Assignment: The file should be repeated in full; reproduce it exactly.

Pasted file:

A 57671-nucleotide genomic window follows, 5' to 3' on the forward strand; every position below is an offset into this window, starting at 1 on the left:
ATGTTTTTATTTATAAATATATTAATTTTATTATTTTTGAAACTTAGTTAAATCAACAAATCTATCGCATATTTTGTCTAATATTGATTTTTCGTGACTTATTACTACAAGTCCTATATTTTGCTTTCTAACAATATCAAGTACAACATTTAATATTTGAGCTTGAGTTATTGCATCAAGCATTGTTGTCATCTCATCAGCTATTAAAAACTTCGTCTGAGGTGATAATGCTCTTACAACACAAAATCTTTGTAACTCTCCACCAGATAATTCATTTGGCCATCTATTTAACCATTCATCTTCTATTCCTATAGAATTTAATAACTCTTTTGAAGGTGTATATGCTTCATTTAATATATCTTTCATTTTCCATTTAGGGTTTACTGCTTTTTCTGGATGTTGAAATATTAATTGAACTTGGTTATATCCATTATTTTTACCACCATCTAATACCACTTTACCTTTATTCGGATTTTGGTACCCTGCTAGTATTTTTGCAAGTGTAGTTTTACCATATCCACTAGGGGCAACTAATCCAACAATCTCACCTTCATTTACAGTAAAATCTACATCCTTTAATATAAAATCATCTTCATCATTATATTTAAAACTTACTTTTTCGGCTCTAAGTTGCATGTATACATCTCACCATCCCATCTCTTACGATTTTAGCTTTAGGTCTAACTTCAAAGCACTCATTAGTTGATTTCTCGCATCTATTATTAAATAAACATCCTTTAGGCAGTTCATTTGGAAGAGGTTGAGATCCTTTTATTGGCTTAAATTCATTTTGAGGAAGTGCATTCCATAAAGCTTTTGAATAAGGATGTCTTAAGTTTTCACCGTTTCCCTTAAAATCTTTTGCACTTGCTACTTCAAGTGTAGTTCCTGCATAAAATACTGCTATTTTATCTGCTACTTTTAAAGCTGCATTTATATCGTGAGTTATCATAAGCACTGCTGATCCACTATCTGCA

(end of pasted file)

A 57671-nucleotide genomic window follows, 5' to 3' on the forward strand; every position below is an offset into this window, starting at 1 on the left:
ATGTTTTTATTTATAAATATATTAATTTTATTATTTTTGAAACTTAGTTAAATCAACAAATCTATCGCATATTTTGTCTAATATTGATTTTTCGTGACTTATTACTACAAGTCCTATATTTTGCTTTCTAACAATATCAAGTACAACATTTAATATTTGAGCTTGAGTTATTGCATCAAGCATTGTTGTCATCTCATCAGCTATTAAAAACTTCGTCTGAGGTGATAATGCTCTTACAACACAAAATCTTTGTAACTCTCCACCAGATAATTCATTTGGCCATCTATTTAACCATTCATCTTCTATTCCTATAGAATTTAATAACTCTTTTGAAGGTGTATATGCTTCATTTAATATATCTTTCATTTTCCATTTAGGGTTTACTGCTTTTTCTGGATGTTGAAATATTAATTGAACTTGGTTATATCCATTATTTTTACCACCATCTAATACCACTTTACCTTTATTCGGATTTTGGTACCCTGCTAGTATTTTTGCAAGTGTAGTTTTACCATATCCACTAGGGGCAACTAATCCAACAATCTCACCTTCATTTACAGTAAAATCTACATCCTTTAATATAAAATCATCTTCATCATTATATTTAAAACTTACTTTTTCGGCTCTAAGTTGCATGTATACATCTCACCATCCCATCTCTTACGATTTTAGCTTTAGGTCTAACTTCAAAGCACTCATTAGTTGATTTCTCGCATCTATTATTAAATAAACATCCTTTAGGCAGTTCATTTGGAAGAGGTTGAGATCCTTTTATTGGCTTAAATTCATTTTGAGGAAGTGCATTCCATAAAGCTTTTGAATAAGGATGTCTTAAGTTTTCACCGTTTCCCTTAAAATCTTTTGCACTTGCTACTTCAAGTGTAGTTCCTGCATAAAATACTGCTATTTTATCTGCTACTTTTAAAGCTGCATTTATATCGTGAGTTATCATAAGCACTGCTGATCCACTATCTGCA